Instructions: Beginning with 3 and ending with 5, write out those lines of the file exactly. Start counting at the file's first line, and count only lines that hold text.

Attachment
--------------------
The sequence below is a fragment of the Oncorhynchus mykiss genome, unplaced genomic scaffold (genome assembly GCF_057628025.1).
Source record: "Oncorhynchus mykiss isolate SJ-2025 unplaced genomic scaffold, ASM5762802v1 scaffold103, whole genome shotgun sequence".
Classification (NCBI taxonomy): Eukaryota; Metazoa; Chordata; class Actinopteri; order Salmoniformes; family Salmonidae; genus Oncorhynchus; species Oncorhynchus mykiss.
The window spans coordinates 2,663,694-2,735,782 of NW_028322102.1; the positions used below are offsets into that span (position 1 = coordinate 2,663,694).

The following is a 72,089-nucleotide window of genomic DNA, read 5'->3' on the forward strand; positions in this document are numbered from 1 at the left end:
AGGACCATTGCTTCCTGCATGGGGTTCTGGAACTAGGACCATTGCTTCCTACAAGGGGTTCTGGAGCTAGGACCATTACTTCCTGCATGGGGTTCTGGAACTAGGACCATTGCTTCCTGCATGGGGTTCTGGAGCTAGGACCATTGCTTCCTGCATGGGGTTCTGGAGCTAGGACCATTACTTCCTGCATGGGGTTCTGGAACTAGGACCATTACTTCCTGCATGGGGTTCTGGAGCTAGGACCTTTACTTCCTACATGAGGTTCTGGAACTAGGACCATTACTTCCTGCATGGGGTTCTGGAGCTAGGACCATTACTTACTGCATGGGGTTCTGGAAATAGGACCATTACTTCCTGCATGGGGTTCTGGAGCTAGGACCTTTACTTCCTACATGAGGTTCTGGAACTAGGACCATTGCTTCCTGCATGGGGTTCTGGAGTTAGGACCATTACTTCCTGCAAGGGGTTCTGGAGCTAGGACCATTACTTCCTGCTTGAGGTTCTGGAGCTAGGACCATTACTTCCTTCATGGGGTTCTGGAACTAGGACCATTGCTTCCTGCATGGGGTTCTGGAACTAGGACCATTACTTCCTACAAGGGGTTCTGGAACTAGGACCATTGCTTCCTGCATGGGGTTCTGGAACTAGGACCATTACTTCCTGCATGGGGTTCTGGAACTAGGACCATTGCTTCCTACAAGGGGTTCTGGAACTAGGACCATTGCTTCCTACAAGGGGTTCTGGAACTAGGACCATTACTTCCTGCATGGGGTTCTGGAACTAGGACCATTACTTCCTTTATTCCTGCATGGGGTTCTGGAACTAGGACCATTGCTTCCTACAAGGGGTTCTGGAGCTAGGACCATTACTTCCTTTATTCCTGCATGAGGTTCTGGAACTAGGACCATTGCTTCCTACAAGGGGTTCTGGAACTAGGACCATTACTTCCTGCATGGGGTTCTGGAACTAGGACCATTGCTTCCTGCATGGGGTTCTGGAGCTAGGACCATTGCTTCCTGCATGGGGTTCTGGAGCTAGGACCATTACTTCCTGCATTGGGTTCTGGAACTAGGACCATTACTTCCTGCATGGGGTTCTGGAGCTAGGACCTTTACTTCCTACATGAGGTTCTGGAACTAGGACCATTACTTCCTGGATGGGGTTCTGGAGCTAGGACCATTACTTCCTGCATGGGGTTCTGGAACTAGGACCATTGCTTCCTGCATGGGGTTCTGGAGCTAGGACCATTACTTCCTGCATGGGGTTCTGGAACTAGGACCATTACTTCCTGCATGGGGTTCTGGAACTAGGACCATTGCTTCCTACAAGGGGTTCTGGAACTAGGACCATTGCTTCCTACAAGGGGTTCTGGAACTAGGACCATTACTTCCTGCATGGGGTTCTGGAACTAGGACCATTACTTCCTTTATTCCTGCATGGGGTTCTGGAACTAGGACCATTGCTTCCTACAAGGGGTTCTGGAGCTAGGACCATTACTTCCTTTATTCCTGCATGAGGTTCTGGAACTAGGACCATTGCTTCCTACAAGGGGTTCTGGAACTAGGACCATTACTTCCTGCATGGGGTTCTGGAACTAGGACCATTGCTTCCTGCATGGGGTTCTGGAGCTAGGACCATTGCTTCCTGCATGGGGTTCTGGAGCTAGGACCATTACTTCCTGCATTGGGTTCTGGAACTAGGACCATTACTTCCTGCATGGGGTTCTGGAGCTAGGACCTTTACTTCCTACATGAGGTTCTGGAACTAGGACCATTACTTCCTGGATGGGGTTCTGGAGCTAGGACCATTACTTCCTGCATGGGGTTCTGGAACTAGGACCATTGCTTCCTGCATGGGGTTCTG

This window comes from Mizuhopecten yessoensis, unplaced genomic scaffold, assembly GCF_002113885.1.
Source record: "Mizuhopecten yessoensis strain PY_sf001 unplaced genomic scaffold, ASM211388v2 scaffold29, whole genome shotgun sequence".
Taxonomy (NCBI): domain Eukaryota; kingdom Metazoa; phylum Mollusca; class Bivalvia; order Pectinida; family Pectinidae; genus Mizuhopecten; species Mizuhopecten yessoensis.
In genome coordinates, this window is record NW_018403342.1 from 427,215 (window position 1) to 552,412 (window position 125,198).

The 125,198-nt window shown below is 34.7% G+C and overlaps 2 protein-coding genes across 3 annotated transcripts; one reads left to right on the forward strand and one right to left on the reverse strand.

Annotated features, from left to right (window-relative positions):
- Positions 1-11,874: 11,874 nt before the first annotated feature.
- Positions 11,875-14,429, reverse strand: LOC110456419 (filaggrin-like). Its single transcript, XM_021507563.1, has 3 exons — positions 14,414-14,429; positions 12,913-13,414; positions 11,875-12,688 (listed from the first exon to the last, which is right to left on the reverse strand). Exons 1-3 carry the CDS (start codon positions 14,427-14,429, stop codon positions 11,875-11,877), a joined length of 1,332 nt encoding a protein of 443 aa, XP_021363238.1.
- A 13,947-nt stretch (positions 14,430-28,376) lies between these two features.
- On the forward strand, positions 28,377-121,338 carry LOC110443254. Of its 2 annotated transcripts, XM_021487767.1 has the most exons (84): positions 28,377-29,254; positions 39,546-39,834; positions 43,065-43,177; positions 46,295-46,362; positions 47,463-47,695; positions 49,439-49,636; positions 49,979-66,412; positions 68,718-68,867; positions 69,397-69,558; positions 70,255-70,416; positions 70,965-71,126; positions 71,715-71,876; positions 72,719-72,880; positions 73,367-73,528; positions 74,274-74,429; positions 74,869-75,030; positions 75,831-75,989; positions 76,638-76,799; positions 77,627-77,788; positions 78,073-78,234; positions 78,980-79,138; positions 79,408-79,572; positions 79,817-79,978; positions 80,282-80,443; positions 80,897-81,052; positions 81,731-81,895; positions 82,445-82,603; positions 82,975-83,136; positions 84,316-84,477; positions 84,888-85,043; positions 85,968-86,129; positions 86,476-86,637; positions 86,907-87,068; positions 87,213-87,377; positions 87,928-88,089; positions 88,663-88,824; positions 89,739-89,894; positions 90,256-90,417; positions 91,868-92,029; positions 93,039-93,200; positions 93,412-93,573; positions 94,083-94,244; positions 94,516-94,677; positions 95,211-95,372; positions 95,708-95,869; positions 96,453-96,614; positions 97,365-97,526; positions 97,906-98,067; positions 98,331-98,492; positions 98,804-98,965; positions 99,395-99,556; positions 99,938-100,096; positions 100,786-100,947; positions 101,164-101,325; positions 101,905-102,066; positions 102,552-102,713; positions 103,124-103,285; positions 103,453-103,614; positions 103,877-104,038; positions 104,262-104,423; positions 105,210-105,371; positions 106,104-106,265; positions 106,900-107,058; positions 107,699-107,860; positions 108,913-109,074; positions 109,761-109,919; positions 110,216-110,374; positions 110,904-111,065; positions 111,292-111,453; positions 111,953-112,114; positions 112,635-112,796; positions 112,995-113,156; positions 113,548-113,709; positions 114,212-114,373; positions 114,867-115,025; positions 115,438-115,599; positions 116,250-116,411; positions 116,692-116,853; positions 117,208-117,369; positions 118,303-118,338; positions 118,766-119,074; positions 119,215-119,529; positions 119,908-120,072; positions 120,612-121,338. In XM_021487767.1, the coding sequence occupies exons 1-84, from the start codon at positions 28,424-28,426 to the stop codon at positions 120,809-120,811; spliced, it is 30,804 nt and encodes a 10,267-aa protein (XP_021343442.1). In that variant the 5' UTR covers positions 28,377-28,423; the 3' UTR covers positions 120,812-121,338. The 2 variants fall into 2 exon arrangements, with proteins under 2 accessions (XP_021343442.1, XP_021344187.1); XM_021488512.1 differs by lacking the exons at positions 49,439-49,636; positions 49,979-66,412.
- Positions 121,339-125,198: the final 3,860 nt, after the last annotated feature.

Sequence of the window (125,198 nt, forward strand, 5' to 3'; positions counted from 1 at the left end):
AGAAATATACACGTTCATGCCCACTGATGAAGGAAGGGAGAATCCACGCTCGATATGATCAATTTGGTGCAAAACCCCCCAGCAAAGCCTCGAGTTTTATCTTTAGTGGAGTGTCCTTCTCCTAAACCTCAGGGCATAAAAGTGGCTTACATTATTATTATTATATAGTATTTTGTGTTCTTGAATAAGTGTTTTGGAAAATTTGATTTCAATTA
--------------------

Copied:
Classification (NCBI taxonomy): Eukaryota; Metazoa; Chordata; class Actinopteri; order Salmoniformes; family Salmonidae; genus Oncorhynchus; species Oncorhynchus mykiss.
The window spans coordinates 2,663,694-2,735,782 of NW_028322102.1; the positions used below are offsets into that span (position 1 = coordinate 2,663,694).

The following is a 72,089-nucleotide window of genomic DNA, read 5'->3' on the forward strand; positions in this document are numbered from 1 at the left end: